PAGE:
Saturday, August 9, 2014

Aleea Davidson Week 111: Wither Part 8

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Title: Wither Part 8

Mara lost track of how long Glen held her. The tears she cried were as bitter and angry as they were sad. She couldn’t grieve a man she’d never known, but the butcher’s violent suicide had opened a wellspring of emotion she felt ill-equipped to handle. She was furious that he’d forced her and Glen to be unwilling witnesses to the end of his life, and yet she was filled with a twisted sort of empathy. With the state of the world crumbling and death already knocking at his door, could she blame the poor man? In his position, would she act differently?

Panic trickled into the edges of her awareness, oily and insipid, trying to find purchase in the areas of her mind eroded and spongy from stress. The sounds the rioters made were dimmed by the solid walls around them, but they couldn’t block her newfound knowledge of the fragility of her world. All around them people raged, venting their helplessness and their pain, and there was no one to stop them.

Glen’s hands began to stroke a soothing, repetitive pattern across her back. The nylon shell of her jacket crinkled with each pass, further covering the sounds of destruction. She dragged in a big gulping breath and exhaled it slowly, trying to release the infection of misery that felt as though it had seeped into her pores and settled under her skin. Glen was deliciously warm and solid. Her full weight was leaning against him, and he bore it without complaint or any evidence of physical strain.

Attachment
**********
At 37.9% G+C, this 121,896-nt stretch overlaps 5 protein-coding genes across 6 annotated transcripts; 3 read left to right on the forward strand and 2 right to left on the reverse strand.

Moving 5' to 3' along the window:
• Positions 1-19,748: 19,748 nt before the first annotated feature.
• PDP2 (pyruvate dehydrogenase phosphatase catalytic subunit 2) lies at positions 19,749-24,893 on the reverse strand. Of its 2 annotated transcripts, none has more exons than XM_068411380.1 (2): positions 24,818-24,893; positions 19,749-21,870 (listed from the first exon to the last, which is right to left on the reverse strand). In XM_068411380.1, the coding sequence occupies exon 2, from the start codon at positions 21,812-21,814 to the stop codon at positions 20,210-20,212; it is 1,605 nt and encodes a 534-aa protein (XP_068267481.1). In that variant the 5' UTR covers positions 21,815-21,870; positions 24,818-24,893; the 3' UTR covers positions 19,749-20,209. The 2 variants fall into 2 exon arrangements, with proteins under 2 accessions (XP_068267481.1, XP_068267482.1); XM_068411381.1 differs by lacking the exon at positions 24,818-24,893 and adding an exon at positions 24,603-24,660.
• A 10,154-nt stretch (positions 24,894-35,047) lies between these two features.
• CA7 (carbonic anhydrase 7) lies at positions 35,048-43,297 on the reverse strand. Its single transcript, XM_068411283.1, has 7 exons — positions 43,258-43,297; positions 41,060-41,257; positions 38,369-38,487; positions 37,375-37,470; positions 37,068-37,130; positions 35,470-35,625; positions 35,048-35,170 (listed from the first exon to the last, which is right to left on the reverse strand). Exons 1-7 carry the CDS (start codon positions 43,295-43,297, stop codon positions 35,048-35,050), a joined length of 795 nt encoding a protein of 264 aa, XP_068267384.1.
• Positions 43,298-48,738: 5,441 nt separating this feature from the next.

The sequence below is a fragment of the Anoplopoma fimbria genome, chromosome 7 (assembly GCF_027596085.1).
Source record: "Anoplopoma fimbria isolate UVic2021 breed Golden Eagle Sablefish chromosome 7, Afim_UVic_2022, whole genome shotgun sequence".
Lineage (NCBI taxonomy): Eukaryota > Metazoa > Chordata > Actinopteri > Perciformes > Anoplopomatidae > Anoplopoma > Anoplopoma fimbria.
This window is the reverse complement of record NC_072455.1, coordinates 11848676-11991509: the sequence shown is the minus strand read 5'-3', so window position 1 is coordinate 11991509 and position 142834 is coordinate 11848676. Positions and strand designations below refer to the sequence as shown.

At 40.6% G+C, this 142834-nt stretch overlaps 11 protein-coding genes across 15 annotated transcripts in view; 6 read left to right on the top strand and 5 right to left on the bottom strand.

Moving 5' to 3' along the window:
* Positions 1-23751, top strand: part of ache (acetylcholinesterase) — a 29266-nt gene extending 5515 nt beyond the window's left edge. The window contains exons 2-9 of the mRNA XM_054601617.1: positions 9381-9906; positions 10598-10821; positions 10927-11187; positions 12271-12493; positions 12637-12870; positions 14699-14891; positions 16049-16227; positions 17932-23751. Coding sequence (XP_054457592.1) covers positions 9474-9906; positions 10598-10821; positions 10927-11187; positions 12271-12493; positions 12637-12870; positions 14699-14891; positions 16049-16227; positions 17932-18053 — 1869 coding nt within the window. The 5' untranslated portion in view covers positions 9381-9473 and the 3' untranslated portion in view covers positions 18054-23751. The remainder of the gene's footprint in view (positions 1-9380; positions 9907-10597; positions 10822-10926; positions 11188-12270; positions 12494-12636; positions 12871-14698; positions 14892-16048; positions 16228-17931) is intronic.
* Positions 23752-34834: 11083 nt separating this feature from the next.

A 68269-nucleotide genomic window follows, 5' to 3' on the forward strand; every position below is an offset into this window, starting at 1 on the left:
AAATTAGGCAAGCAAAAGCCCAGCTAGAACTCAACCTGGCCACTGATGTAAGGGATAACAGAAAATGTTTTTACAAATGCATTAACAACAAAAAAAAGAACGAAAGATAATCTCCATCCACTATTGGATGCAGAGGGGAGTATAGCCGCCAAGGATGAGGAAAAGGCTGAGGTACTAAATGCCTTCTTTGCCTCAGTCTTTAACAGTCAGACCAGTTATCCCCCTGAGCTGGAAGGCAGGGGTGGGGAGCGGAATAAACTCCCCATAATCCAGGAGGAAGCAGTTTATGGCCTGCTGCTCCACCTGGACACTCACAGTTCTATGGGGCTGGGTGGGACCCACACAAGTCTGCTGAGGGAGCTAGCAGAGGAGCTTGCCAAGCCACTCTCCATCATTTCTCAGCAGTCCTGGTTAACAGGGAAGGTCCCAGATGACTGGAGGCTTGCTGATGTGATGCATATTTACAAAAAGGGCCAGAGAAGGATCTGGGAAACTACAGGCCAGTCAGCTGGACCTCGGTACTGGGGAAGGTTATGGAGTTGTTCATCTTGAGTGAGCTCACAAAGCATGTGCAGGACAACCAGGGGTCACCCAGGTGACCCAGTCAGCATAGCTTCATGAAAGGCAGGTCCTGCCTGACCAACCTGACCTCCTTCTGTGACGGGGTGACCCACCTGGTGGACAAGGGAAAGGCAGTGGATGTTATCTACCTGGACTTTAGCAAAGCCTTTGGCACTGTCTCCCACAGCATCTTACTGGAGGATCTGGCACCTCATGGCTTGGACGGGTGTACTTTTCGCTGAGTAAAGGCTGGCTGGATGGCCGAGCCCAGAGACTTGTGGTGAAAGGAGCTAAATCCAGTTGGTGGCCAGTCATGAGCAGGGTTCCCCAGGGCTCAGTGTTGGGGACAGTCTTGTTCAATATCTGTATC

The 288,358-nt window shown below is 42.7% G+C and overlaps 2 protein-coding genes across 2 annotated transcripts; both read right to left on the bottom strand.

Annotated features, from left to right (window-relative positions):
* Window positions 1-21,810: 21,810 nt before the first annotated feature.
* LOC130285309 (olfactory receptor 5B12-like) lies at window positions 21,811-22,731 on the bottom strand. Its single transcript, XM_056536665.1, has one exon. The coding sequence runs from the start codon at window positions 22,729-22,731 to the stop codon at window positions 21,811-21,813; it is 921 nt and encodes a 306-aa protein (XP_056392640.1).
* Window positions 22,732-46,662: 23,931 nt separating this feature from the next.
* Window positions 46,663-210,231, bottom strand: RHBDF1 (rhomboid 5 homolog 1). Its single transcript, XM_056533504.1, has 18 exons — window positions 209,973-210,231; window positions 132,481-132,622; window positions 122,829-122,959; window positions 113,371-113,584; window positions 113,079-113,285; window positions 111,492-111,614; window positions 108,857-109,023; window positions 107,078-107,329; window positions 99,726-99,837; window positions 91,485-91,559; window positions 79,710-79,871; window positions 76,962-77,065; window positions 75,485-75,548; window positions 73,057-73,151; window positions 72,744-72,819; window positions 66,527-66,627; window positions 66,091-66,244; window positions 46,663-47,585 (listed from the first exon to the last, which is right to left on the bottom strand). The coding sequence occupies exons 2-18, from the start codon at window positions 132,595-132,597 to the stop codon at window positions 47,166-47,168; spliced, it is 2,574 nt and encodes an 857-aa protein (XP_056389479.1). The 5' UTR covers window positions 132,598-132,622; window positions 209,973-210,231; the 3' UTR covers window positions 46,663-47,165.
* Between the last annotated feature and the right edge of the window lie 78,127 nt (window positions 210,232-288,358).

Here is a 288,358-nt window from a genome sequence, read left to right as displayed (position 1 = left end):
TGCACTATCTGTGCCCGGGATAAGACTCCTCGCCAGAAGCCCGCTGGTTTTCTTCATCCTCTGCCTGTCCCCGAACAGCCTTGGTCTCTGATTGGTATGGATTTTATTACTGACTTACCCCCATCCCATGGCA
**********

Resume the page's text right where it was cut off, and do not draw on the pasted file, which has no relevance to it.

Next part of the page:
Finally, she pushed away and made herself move to the other side of the room. A crudely made wooden cross hung on the wall, the only adornment in the otherwise stark room save the cot and milk crate table. A spider had created an elaborate, silvery web across the form of Jesus carved upon the center, it’s brown, bloated body sitting obscenely on top of the depicted crown of thorns. Mara shivered as the spider twitched then scuttled into hiding beneath the vertical portion.

A part of her wondered if she should view the spider’s machinations as a desecration or simply part of God’s creation. As a child, she was raised Catholic, but never with any dedication. Her father preferred golf on Sundays over scripture, and her mother believed she could commune with the Lord by spending time tending her flower beds.

Right after she’d turned sixteen, her father had purchased an old, steel hulled sailboat that he christened The Lord’s Prayer, on account of the fact it would most likely take an answered prayer for a miracle to get it restored to it’s former glory. She wasn’t sure if he actually prayed or not. She only knew he put in a year’s worth of work, and more money than her mother thought appropriate, before losing interest and reselling it. Last she heard, The Lord’s Prayer was rusting on a secluded beach somewhere in Puerto Rico.

Point being, until recent years, Mara had given little thought or attention to religion, and the state of the world around her certainly didn’t help bolster her rather weak faith. Apparently not even the end of life as she knew it could make her embrace the concept of God with anything more than lukewarm indifference.

Glen spoke behind her. “It should be safe in an hour or so to get you home. The rioting will die down as soon as people start to realize how close it’s getting to daybreak.”

She heard the zip of his jacket slide down its ladder of metal teeth a moment before the fabric rustled and a soft whoomp indicated he’d tossed it onto the cot.

“Are you okay?”

His tone was concerned. Mara scrubbed her chilled palms over her face, rubbing at the stiff feeling tracks left from her tears. She was beginning to feel ashamed of her breakdown. She didn’t know him well enough to reveal all her cracks and weaknesses so blatantly.

“I’m fine. Sorry for the meltdown. You must think I’m quite the sissy.” She forced a laugh and made herself turn to face him, plastering on a grin that stretched her face oddly. “I’m not normally a cry-baby...”